• The time I went to buy some sweets with my brother, I didn’t expect a car to wheel-spin dirt and gravel in our faces.
  • The time I took a shortcut with my Mum, I didn’t expect some youths to beat us both around the head with stolen lottery tickets.
  • The time I was working in the front garden, I didn’t expect a cyclist to heckle me about my appearance.

But these things all happened, and once they happen, I preempt that they will happen more often. If you live with anxiety, it’s just sort of what you do.

I get anxiety over absolutely anything. Because of my domestic fire in 2016, a smokey smell will throw me and I’ll start panicking that something is on fire, or because of numerous general anaesthetics against my will, an odd smell will make me think I’m being gassed or poisoned. I’ll sit or lie funny, start worrying that I can’t breathe, and start having a panic attack over that. I may have a panic attack over absolutely nothing, but the fact that I seem confident and smiling doesn’t mean that I don’t get them at all. 

Once I get there, I struggle to function, I get emotional and start forgetting things. I get upset easily and I make mountains out of molehills. Leaving the oven lit, forgetting to eat and struggling to get dressed seem to be all too common for me, and there is plenty to say that anxiety can come with forgetfulness and memory loss. I also start picking my skin which can lead to sore and bloodied injuries. I experience dissociation, or the feeling that I’m in a dream-like state, kind of in a bubble on my own. I don’t live and function in those times, I merely exist. Near busy roads, sharp edges and hot flames, derealisation can be an incredibly dangerous symptom to have.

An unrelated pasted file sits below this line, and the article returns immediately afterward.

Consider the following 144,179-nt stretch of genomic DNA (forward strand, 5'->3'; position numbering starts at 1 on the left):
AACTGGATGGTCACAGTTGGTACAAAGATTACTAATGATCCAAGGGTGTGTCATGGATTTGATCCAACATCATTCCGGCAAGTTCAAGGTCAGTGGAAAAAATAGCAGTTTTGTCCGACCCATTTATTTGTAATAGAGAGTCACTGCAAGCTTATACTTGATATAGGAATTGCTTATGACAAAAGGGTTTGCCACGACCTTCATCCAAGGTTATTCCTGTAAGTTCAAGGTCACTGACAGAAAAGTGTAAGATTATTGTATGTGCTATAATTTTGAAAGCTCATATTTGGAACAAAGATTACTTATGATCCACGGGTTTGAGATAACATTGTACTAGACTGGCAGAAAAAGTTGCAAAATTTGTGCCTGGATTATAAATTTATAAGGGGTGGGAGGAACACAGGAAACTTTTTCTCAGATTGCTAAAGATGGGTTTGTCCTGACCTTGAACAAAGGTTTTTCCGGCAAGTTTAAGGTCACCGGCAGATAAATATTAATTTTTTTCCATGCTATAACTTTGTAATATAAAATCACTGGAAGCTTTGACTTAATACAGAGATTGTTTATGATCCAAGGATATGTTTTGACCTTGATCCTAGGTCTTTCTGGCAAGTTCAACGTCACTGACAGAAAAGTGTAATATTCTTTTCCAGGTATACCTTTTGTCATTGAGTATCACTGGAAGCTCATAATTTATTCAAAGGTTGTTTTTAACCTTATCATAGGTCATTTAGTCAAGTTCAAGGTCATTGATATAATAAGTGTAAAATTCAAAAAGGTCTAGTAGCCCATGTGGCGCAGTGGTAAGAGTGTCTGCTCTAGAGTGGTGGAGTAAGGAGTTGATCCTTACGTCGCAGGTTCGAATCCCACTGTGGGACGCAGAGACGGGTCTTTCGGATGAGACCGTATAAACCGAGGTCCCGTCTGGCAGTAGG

I’ve been through therapy, and therapy was great. The problem is, therapy is a tool, not a cure. You don’t just have ten sessions of therapy and then be over your anxiety forever, you have to keep reusing the tools you’ve been taught. You don’t fix anxiety with therapy, you learn to manage it. There is no cream you can apply or pill you can pop. It’s a lifelong disorder, not a common cold.

We need to change what we think anxiety looks like, and we need to change what we think depression looks like. We get our ideas of mental health dangerously wrong sometimes, and that can be hugely problematic for everyone involved. People with mental health difficulties aren’t always meek and mild, and sometimes the brave face we put on is a way of hiding the deep-seated fears and sadness that we feel inside. Sometimes we may even seem exuberant, but it’s just a facade to make you think we’re on top of our game. 

Nobody associates David Walliams with depression, even though he has opened up about his battle in the past.

Nobody would have believed Robin Williams was depressed, yet he proceeded to take his own life.

Nobody believes that I struggle with anxiety, yet underneath that confident and fun-loving mask lies one of the biggest worriers you will probably ever know.